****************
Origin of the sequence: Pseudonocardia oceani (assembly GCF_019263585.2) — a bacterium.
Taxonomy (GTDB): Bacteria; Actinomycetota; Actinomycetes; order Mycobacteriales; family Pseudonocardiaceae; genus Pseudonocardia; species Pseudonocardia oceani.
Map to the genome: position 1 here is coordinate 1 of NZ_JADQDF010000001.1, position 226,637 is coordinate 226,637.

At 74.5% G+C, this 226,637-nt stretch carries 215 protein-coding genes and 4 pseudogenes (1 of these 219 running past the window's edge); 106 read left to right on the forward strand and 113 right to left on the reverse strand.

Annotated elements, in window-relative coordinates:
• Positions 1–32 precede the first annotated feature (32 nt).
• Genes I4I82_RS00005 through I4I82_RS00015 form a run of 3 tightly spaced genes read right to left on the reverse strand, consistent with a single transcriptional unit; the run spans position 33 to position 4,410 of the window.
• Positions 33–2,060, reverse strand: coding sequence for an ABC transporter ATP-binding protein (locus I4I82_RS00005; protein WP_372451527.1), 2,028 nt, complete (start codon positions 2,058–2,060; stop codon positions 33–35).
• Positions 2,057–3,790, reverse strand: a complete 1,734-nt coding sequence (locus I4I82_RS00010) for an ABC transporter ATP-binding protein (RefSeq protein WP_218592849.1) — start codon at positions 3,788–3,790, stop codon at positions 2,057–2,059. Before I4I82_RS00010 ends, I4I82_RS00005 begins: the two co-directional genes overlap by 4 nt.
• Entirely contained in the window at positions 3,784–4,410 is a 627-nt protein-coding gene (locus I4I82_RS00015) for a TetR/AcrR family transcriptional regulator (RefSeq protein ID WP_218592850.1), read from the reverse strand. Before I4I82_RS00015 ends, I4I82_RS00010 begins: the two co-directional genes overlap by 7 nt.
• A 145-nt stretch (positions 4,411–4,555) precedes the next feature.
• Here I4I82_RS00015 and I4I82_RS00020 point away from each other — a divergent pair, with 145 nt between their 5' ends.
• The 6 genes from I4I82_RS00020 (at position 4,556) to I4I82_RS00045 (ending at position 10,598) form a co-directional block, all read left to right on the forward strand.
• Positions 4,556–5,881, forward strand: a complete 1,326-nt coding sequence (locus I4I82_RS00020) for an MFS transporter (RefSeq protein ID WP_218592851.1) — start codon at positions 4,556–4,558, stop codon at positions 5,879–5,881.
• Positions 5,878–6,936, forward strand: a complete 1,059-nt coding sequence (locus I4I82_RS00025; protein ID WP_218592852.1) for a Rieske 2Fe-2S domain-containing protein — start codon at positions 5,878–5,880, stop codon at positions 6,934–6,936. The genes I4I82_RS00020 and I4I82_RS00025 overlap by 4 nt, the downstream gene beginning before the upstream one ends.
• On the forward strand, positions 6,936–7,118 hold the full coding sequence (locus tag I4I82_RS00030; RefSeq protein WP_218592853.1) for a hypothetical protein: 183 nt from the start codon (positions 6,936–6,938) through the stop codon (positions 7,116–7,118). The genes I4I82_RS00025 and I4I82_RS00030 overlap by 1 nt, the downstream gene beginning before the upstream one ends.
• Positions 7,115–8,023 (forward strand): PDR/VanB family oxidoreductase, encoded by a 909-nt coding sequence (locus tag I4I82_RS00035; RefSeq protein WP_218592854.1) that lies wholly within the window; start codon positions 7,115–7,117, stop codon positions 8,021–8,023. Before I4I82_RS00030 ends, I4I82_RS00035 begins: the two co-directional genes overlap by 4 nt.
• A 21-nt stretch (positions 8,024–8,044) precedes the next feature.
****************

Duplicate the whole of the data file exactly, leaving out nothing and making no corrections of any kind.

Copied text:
Origin of the sequence: Pseudonocardia oceani (assembly GCF_019263585.2) — a bacterium.
Taxonomy (GTDB): Bacteria; Actinomycetota; Actinomycetes; order Mycobacteriales; family Pseudonocardiaceae; genus Pseudonocardia; species Pseudonocardia oceani.
Map to the genome: position 1 here is coordinate 1 of NZ_JADQDF010000001.1, position 226,637 is coordinate 226,637.

At 74.5% G+C, this 226,637-nt stretch carries 215 protein-coding genes and 4 pseudogenes (1 of these 219 running past the window's edge); 106 read left to right on the forward strand and 113 right to left on the reverse strand.

Annotated elements, in window-relative coordinates:
• Positions 1–32 precede the first annotated feature (32 nt).
• Genes I4I82_RS00005 through I4I82_RS00015 form a run of 3 tightly spaced genes read right to left on the reverse strand, consistent with a single transcriptional unit; the run spans position 33 to position 4,410 of the window.
• Positions 33–2,060, reverse strand: coding sequence for an ABC transporter ATP-binding protein (locus I4I82_RS00005; protein WP_372451527.1), 2,028 nt, complete (start codon positions 2,058–2,060; stop codon positions 33–35).
• Positions 2,057–3,790, reverse strand: a complete 1,734-nt coding sequence (locus I4I82_RS00010) for an ABC transporter ATP-binding protein (RefSeq protein WP_218592849.1) — start codon at positions 3,788–3,790, stop codon at positions 2,057–2,059. Before I4I82_RS00010 ends, I4I82_RS00005 begins: the two co-directional genes overlap by 4 nt.
• Entirely contained in the window at positions 3,784–4,410 is a 627-nt protein-coding gene (locus I4I82_RS00015) for a TetR/AcrR family transcriptional regulator (RefSeq protein ID WP_218592850.1), read from the reverse strand. Before I4I82_RS00015 ends, I4I82_RS00010 begins: the two co-directional genes overlap by 7 nt.
• A 145-nt stretch (positions 4,411–4,555) precedes the next feature.
• Here I4I82_RS00015 and I4I82_RS00020 point away from each other — a divergent pair, with 145 nt between their 5' ends.
• The 6 genes from I4I82_RS00020 (at position 4,556) to I4I82_RS00045 (ending at position 10,598) form a co-directional block, all read left to right on the forward strand.
• Positions 4,556–5,881, forward strand: a complete 1,326-nt coding sequence (locus I4I82_RS00020) for an MFS transporter (RefSeq protein ID WP_218592851.1) — start codon at positions 4,556–4,558, stop codon at positions 5,879–5,881.
• Positions 5,878–6,936, forward strand: a complete 1,059-nt coding sequence (locus I4I82_RS00025; protein ID WP_218592852.1) for a Rieske 2Fe-2S domain-containing protein — start codon at positions 5,878–5,880, stop codon at positions 6,934–6,936. The genes I4I82_RS00020 and I4I82_RS00025 overlap by 4 nt, the downstream gene beginning before the upstream one ends.
• On the forward strand, positions 6,936–7,118 hold the full coding sequence (locus tag I4I82_RS00030; RefSeq protein WP_218592853.1) for a hypothetical protein: 183 nt from the start codon (positions 6,936–6,938) through the stop codon (positions 7,116–7,118). The genes I4I82_RS00025 and I4I82_RS00030 overlap by 1 nt, the downstream gene beginning before the upstream one ends.
• Positions 7,115–8,023 (forward strand): PDR/VanB family oxidoreductase, encoded by a 909-nt coding sequence (locus tag I4I82_RS00035; RefSeq protein WP_218592854.1) that lies wholly within the window; start codon positions 7,115–7,117, stop codon positions 8,021–8,023. Before I4I82_RS00030 ends, I4I82_RS00035 begins: the two co-directional genes overlap by 4 nt.
• A 21-nt stretch (positions 8,024–8,044) precedes the next feature.